Major concerns about a lack of transparency in government spending and about intimidation and victimisation in the public sector have reached the Governor’s Office and are being investigated.
This was revealed by Governor Augustus Jaspert during a media briefing on Thursday. He said a number of concerns and allegations have been brought to him by members of the community.
“First, many persons are concerned about transparency when it comes to public projects and funds. The Auditor General has written numerous reports detailing the common problems in this area. Tender waivers, interference, contract splitting and inflated prices being a few examples. As you know investigations are on the way on some matters which I cannot comment on,” Governor Jaspert stated.
Auditor General’s recommendations ignored
Governor Jaspert said the findings from the Auditor General reports often — many of which suggest solutions to address discrepancies or issues — are not being utilised in some cases, therefore raising red flags about some of the territory’s accountability systems.
“The recommendations from the audit reports have not always been actioned and raises concerns that our systems remain vulnerable. I know that many people are troubled by this, particularly in relation to government contracts and the recent stimulus funds. Each concern is exasperated by the fact that details of government spending is not always readily available to the public and our institutions of good governance. Many have asked whether the territory’s governance is operating with the level of integrity and fairness that it should, and this question warrants some consideration,” he explained.
Thorough investigations may be hindered due to lack of legislation
While emphasising the need for a thorough investigation on these serious allegations, Governor Jaspert said the lack of legislation to support the measures that will need to be taken will hinder the process.
He said: “One thing we can be sure is that a robust, holistic and impartial investigation is required to reassure the people of the BVI. Regrettably, our local institutions have told us that they may be hindered in carrying this out without legislation and full frameworks in place to give them the mandate to do so. We will continue to assess what needs to be done as we find out more.”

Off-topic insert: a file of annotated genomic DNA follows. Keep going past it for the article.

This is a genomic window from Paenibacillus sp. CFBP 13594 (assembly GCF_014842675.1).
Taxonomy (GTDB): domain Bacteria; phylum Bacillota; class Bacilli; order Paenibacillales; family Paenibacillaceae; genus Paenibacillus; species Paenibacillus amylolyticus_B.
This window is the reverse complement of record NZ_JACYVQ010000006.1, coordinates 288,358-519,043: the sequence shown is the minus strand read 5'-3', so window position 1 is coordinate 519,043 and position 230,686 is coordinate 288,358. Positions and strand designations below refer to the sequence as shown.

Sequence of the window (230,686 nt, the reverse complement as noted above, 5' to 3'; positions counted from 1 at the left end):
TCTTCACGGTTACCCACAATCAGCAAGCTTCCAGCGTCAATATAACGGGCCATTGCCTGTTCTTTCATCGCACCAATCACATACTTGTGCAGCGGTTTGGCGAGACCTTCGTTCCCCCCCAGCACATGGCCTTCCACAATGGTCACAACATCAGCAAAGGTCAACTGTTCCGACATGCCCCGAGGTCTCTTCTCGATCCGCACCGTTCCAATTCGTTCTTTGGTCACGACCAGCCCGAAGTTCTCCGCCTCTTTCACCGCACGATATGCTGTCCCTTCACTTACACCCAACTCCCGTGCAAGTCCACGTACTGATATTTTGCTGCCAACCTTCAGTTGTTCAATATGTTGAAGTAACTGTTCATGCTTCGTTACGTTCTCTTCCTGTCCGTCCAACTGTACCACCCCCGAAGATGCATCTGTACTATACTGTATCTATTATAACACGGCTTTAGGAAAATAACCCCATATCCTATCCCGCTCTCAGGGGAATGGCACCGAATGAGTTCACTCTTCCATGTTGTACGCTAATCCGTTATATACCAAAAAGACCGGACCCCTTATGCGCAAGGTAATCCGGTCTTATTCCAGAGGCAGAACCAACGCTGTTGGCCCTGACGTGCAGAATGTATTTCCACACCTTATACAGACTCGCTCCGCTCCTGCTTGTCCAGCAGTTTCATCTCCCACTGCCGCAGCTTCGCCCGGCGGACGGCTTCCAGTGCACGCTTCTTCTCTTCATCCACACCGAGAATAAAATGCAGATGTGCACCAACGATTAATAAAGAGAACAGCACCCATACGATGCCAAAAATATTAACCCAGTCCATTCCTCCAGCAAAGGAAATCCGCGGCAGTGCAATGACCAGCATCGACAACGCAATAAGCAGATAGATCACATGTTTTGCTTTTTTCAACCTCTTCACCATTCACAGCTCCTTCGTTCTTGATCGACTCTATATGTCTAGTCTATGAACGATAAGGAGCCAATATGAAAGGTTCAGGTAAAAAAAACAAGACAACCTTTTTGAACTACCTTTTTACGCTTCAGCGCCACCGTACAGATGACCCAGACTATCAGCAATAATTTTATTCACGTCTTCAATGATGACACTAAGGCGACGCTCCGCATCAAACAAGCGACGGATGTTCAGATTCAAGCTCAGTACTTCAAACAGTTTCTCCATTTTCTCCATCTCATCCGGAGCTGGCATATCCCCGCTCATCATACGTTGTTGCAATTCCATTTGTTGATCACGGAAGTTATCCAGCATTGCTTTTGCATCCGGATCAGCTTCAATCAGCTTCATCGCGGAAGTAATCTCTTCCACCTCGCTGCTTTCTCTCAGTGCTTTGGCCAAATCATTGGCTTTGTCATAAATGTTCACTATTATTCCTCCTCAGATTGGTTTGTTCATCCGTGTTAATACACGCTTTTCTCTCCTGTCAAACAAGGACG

He added: “In response, the Deputy Governor and I continue to speak to our local institutions about how we address these challenges. The Auditor General, the Commissioner of Police, the Complaints Commissioner, the Financial Investigations Agency and the Registrar of Interest have already been doing important work in specific areas of concern and we are discussing what more can be done.”
Growing culture of fear with victimisation and intimidation
The Governor further said members of the community also brought to him some serious allegations surrounding intimidation and victimisation in the territory.
“These have been put to me by a number of individuals in senior positions across the public service, even from some in the media industry and in our community. I will not go into specific details as they were shared in confidence, but some have described a growing culture of fear, strong allegations which we cannot brush aside,” he stated.
“I want to be clear, no one in this territory should be afraid to raise a concern. It is a constitutional right to have freedom of speech and everyone should be able to do their job without fear or favour. My office and Deputy Governor’s Office is always opened to any individual seeking to raise a concern or ask for help. We will put in place a process for those to be shared in confidence,” the Governor added.
In the meantime, Governor Jaspert said he will be working with the Officer of the Deputy Governor to bring forward measures to strengthen local institutions in response to concerns raised. These included the ‘Integrity in Public Life Act’ which he said will aim to bolster the ability of the institutions to assure accountability.
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